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The Boundless, the greatest train ever built, is on its maiden voyage across the country, and first-class passenger Will Everett is about to embark on the adventure of his life!
When Will ends up in possession of the key to a train car containing priceless treasures, he becomes the target of sinister figures from his past.
In order to survive, Will must join a traveling circus, enlisting the aid of Mr. Dorian, the ringmaster and leader of the troupe, and Maren, a girl his age who is an expert escape artist. With villains fast on their heels, can Will and Maren reach Will’s father and save The Boundless before someone winds up dead?
“Canadian railway history, fantasy, a flutter of romance—and a thoughtful examination of social injustice—collide in this entertaining swashbuckler from the author of Printz Honor–winning Airborne” (Kirkus Reviews, starred review).
hesitation. “Go on, then.” “I don’t feel like disappearing just yet.” When Will grins, one of his eyes closes more than the other. “Can’t do it, can you?” Her eyebrows lift haughtily. “It’s rude to call someone a liar.” “I didn’t call you—” he begins. A distant locomotive gives a blast, and Will stands eagerly. He sees the train, still far away, but it’s coming from the wrong direction. “That’s not your father?” the girl asks. Will shakes his head. “Come see the circus tonight,” she says
snort of rank air into his face. Will staggers and falls. His hands uselessly claw the empty air— And the dark snake hooks around his waist and plunges him through the hole in the boxcar roof. Even as Will hollers, he’s aware of some vast shape in the darkness, and he understands finally that this creature twisted around him is no snake but the trunk of an elephant. A thick layer of straw rustles beneath his feet as he’s set gently down. The trunk releases him, and the tip prods his body
surprise. “That man, he will not come to take it back?” the father asks nervously. “No,” says Maren. The boy looks at the bottle and bursts into tears. “Why is he crying?” Maren asks. “The taste,” says his mother, “he doesn’t like it.” The boy sobs something that sounds like “boat.” “What’s he saying?” Maren asks. “There is a toy, a boat, we leave behind,” the mother says. “And he is sad about this still.” Into Maren’s ear Will whispers, “Ask her what it looks like.” Maren asks, and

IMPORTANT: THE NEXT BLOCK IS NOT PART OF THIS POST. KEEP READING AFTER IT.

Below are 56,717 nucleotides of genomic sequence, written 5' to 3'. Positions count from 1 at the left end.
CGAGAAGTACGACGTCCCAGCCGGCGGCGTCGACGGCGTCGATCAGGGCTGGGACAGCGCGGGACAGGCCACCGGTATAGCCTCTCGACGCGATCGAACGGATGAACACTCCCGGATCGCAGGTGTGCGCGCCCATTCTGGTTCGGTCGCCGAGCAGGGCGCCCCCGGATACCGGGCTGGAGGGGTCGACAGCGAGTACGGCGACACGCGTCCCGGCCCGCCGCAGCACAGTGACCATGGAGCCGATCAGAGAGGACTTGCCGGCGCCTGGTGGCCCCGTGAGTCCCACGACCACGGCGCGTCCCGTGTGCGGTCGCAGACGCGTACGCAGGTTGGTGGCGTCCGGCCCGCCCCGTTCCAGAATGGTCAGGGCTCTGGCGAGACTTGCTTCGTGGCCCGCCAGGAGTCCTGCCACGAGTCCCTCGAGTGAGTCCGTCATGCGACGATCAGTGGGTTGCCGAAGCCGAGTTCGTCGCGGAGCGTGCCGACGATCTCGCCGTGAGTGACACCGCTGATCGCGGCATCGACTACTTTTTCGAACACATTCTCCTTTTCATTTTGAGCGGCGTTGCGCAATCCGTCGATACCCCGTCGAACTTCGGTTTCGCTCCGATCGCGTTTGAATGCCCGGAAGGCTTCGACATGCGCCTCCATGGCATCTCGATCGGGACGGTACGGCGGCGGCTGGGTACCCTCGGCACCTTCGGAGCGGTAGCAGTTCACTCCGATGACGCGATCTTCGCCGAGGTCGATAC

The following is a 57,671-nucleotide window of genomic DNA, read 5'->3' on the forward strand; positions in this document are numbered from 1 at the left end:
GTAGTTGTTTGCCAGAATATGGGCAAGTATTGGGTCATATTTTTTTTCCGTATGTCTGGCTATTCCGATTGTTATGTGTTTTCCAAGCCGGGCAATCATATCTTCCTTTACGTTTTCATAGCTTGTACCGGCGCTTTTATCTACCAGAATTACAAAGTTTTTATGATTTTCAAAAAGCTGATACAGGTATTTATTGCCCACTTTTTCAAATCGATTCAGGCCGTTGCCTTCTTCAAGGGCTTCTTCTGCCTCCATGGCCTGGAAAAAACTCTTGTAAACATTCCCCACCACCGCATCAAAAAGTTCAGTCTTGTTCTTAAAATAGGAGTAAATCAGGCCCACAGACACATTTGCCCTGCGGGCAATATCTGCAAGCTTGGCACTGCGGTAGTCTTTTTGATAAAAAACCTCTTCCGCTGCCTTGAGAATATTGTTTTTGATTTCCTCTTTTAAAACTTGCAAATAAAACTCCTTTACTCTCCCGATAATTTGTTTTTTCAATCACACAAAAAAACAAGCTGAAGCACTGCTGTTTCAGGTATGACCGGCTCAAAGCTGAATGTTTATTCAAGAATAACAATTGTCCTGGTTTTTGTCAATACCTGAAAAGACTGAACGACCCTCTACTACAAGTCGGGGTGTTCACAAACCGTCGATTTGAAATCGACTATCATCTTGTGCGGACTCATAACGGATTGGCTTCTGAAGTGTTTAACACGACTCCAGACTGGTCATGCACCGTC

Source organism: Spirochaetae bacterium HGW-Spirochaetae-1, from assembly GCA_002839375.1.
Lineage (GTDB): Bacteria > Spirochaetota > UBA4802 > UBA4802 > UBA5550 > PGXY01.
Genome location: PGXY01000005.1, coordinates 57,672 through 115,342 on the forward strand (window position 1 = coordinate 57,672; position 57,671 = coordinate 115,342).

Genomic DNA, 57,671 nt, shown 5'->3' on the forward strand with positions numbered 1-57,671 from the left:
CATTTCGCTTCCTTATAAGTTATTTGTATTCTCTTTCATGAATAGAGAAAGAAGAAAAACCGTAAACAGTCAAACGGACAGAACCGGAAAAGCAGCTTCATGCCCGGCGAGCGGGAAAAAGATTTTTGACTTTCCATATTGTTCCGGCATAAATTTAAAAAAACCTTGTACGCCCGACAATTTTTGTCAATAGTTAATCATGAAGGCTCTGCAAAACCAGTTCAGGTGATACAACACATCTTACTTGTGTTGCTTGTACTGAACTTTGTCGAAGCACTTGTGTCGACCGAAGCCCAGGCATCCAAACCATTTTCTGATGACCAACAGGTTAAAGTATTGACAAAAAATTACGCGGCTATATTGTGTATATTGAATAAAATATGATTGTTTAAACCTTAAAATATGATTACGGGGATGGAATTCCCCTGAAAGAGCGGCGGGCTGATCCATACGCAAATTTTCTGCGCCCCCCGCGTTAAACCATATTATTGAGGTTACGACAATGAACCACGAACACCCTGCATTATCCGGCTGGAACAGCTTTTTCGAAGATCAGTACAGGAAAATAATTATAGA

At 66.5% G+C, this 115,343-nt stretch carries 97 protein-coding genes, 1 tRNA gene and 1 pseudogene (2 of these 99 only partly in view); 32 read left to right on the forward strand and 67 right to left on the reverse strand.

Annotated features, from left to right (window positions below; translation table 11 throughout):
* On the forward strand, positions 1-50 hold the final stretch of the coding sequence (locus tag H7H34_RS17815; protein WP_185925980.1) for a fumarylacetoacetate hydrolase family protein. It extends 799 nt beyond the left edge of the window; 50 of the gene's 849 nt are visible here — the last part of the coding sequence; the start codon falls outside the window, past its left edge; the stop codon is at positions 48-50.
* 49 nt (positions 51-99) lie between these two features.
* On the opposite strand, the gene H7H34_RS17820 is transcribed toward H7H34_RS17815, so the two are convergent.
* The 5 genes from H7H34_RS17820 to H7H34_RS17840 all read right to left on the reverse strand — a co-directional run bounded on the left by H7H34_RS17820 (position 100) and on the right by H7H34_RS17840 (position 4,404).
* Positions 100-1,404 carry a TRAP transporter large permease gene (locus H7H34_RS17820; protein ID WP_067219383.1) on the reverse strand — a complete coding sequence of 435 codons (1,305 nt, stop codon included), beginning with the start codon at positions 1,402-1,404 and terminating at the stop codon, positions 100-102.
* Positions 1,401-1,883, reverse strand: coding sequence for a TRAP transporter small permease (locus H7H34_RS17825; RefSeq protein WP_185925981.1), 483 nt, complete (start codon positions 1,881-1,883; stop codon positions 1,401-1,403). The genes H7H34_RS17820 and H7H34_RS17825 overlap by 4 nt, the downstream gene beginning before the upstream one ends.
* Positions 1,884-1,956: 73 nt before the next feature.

completing the full suite. The room bursts into applause, but Mr. Dorian isn’t done yet. He throws his two sets of cards into the air, and they fan out in slow intersecting arcs, shuffling themselves in midair. The ringmaster stands observant, hands uplifted as if conducting them, urging them on as they spiral about one another. “Enough!” he shouts to them, and they cascade back into his hands. He combines them into a single pile and starts to put them back into his trouser pocket. Then he
difficult. She helps pull him over the top. Will looks about, astounded. From the east the first light gilds the wrinkled slopes of the mountains that rise up all around the Boundless. The sky throws an icy cloak around Will, and he shivers. Below him, Mr. Dorian starts to pull himself onto the roof, and falters, his face pinched. Will and Maren kneel, grab hold of an arm each, and haul him over the edge. He nods gratefully, pulling the rope up after him. Will is shocked by how ill Mr. Dorian